PROF. JOHN S. SPEAR, Principal of the Golconda public schools, is a teacher of rare merit, and is deservedly classed among the leading educators of southern Illinois.

He comes of fine old Revolutionary stock and was born at Alton, in this State, October 7, 1855. His father, Louis P. Spear, was born in Jefferson Town ship, Richland County, Ohio, and was a son of William Spear, who was a native of Pennsylvania, and he in turn was a son of one Duncan Spear, who was born in the North of Ireland. He came to America in Colonial times, accompanied by two brothers, and all fought in the Revolution in the interests of the Colonies. Duncan Spear's brothers fell in battle, and he was the only one left to rear a family. After the war he settled in Pennsylvania, and there died at a ripe age.

The grandfather of our subject, the only son of Duncan Spear, moved to Canada in young man hood and located on land that he bought near Kingston. But be did not cease to be loyal to his native country and showed his devotion to it when the War of 1812 broke out by refusing to take the oath of allegiance to the British Government, though he knew that by refusing to do so his property would be confiscated. He sacrificed his all to his patriotism, and returning to the United States penniless, he enlisted in the service of this Government, was commissioned Captain and won a most honorable military record. Later he received a land warrant for one hundred and sixty acres for his services, and equipped with that be emigrated to the wilds of Richland County, Ohio, selected a suitable tract of Government land and built a home in the forests. He was a man of much prominence among his fellow-pioneers, as he possessed a superior education. He taught school and served Justice, and at the same time super intended the improvement of his land, which was his dwelling-place until his death. His wife also spent her last years on the home farm in Richland County. She bore the maiden name of Catherine Will, was a native of Pennsylvania and was of German antecedents. She was the mother of twelve children.

The father of our subject was educated in his native country, and learning the trade of a carpenter in his youth, he was engaged at that occupation a few years. At the age of twenty-one he made his way to St. Louis, where he was employed at his trade for a time, and he also worked at it at Chester, Ill., whence he went to Alton, in the same State, to take the position of superintendent of the carpenter shop of the penitentiary, and he acted in that capacity until the institution was re moved to Joliet. He then bought a farm in Greene County and resided thereon until his removal to Bloomington, in 1870, where he now lives retired from active labor. He was married, June 10, 1838, to Lourene S. Stowe, who was born in Alabama, November 17, 1818, a daughter of John and Pamela (Lane) Stowe. She was in her second year when her parents emigrated to Illinois, in 1820 and settled in Madison County. The parents of our subject have lived together fifty-four years in an unusually long and happy wedded life, and both are in the enjoyment of good health. They have reared seven children to useful and honorable lives and they now have their homes in six different States. They are William L., Harvey V., Stephen L, Charles E. Walter E., John S. and Kate C.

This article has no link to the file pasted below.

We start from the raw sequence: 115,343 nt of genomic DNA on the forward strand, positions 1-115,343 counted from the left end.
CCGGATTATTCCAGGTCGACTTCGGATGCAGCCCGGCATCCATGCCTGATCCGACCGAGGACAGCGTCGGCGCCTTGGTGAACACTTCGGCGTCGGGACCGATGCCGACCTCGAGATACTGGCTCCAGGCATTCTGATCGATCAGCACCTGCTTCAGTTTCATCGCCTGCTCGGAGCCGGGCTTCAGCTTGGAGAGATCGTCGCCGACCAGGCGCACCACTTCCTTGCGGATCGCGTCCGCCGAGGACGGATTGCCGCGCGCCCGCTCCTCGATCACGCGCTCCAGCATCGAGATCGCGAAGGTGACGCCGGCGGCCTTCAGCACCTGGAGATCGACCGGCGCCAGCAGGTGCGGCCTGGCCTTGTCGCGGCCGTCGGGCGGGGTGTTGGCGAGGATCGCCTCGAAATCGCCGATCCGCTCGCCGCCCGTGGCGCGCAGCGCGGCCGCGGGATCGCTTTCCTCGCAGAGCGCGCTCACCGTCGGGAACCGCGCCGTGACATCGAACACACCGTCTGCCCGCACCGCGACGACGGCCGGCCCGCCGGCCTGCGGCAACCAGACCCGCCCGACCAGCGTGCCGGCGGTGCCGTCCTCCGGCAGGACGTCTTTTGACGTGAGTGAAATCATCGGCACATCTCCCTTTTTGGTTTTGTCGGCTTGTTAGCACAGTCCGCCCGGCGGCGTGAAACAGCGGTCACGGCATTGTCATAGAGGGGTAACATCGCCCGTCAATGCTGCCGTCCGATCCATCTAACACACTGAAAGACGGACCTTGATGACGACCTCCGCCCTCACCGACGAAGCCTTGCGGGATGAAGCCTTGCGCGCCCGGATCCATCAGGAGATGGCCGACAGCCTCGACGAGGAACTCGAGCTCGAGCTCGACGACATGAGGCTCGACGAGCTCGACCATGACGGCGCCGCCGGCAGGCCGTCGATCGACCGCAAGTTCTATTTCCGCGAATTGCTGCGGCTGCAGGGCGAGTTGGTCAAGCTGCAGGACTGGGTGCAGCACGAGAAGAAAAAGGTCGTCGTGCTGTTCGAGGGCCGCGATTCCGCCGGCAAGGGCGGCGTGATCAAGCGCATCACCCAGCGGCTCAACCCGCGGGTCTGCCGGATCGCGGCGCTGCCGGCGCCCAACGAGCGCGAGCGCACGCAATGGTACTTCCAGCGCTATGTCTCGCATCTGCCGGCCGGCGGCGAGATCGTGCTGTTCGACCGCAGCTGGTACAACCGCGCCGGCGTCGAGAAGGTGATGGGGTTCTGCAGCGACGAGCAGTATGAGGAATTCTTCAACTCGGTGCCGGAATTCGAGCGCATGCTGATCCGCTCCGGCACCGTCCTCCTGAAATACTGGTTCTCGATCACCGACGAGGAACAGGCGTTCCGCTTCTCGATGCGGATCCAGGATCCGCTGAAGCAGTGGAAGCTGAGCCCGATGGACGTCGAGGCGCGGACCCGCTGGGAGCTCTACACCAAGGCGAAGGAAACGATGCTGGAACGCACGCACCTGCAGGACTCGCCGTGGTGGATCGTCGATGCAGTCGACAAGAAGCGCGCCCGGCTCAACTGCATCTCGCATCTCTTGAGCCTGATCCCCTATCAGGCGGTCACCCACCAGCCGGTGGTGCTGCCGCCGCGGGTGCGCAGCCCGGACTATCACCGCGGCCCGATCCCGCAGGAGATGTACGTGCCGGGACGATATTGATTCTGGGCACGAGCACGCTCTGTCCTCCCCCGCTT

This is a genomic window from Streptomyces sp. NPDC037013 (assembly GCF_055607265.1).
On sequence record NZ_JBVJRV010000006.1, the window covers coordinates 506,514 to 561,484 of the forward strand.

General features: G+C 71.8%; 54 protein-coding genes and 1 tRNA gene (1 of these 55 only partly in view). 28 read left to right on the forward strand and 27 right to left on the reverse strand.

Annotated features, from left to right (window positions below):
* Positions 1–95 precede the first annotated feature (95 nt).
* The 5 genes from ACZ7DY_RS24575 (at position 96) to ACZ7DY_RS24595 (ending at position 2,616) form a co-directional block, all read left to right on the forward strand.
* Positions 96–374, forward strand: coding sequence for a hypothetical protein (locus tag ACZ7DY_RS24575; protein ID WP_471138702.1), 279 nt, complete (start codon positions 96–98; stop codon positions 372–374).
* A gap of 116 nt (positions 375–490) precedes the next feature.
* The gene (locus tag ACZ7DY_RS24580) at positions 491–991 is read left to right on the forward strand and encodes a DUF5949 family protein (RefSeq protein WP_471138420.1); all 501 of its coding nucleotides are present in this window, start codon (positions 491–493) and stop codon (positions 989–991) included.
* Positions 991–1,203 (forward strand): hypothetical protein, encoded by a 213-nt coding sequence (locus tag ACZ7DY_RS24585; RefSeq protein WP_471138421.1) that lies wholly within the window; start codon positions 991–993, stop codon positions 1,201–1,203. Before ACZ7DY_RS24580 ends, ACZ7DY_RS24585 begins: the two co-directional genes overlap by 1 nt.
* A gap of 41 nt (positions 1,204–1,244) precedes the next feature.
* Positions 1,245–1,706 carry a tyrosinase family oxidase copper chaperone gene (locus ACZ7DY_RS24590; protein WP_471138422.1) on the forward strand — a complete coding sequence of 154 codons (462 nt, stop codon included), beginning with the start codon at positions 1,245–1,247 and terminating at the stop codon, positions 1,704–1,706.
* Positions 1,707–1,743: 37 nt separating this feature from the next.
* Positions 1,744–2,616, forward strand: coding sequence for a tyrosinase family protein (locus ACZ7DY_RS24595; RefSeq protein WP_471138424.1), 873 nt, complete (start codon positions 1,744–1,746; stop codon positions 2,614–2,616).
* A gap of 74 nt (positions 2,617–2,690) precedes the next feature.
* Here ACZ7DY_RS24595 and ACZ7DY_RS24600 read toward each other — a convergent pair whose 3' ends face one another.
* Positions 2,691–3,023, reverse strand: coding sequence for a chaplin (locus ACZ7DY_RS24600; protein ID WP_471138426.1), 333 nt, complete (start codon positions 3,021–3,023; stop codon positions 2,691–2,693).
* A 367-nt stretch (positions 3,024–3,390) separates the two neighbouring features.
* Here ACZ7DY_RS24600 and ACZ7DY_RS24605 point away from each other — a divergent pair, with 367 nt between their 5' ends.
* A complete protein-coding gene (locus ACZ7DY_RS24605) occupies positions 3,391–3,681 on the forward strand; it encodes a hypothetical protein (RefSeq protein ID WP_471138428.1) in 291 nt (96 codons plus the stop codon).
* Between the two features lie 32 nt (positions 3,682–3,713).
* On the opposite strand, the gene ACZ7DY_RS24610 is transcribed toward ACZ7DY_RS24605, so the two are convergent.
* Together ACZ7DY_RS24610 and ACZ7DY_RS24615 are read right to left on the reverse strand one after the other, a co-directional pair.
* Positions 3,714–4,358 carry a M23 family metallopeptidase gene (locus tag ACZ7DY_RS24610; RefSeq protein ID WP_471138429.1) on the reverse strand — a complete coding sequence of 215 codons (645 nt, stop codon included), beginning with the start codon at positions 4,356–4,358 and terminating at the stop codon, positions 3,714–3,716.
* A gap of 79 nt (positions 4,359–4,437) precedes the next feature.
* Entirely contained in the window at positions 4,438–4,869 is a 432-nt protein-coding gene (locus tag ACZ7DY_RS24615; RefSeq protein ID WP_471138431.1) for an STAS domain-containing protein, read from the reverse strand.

The subject of this biographical review has spent the greater part of his life in Illinois. His early education was conducted in the public schools of Greene County, and was completed by a thorough course of study in the fine State Normal School at Normal, Ill. For a time he taught and attended school alternately, his teaching being con fined to the schools of McLean County until 1885. That year he went to Kansas, took up his residence at Kendall, Hamilton County, and was elected Principal of the schools in that city. He held that position one year, and in 1886 was appointed County Clerk. At that time there was a contest in that county over the permanent location of the county seat, and feeling ran so high that the contest ripened into one of the most bitter wars of the kind ever known in the States. Our subject sided with the "Kendallites," of course, and as his party was finally defeated his office was taken from him in consequence.

After his retirement from office, Prof. Spear spent some time in traveling in New Mexico, Arizona and Colorado, whence he returned Northward to Boone County, Neb., where he accepted the appointment of Principal of the schools at Peters— burgh, and retained that office until 1891. Returning home then on a visit, he was called to Golconda to take charge of the schools of this city, and has ever since presided over them, He is an honest and enthusiastic worker in his profession, is possessed of much executive ability, and under his administration the public schools of Golconda are accorded high rank among the schools of this part of the State.

Prof. Spear was married in 1890, to Miss Kittie Brady, a native of McLean County and a daughter of James and Catherine Brady. One child, Mary Estelle, has hallowed their happy wedded life. Our subject is a member of the Methodist Episcopal Church and is identified with all movements to promote the highest interests of the community. In politics, he is a Republican. He has held public office, as before mentioned, and while a resident of McLean County served as Township Collector several terms. He is a member of Normal Lodge No, 673, A.F. & A.M.

The Biographical Review of Johnson, Massac, Pope, and Hardin Counties, Illinois. Biographical Publishing Co., Chicago, 1893.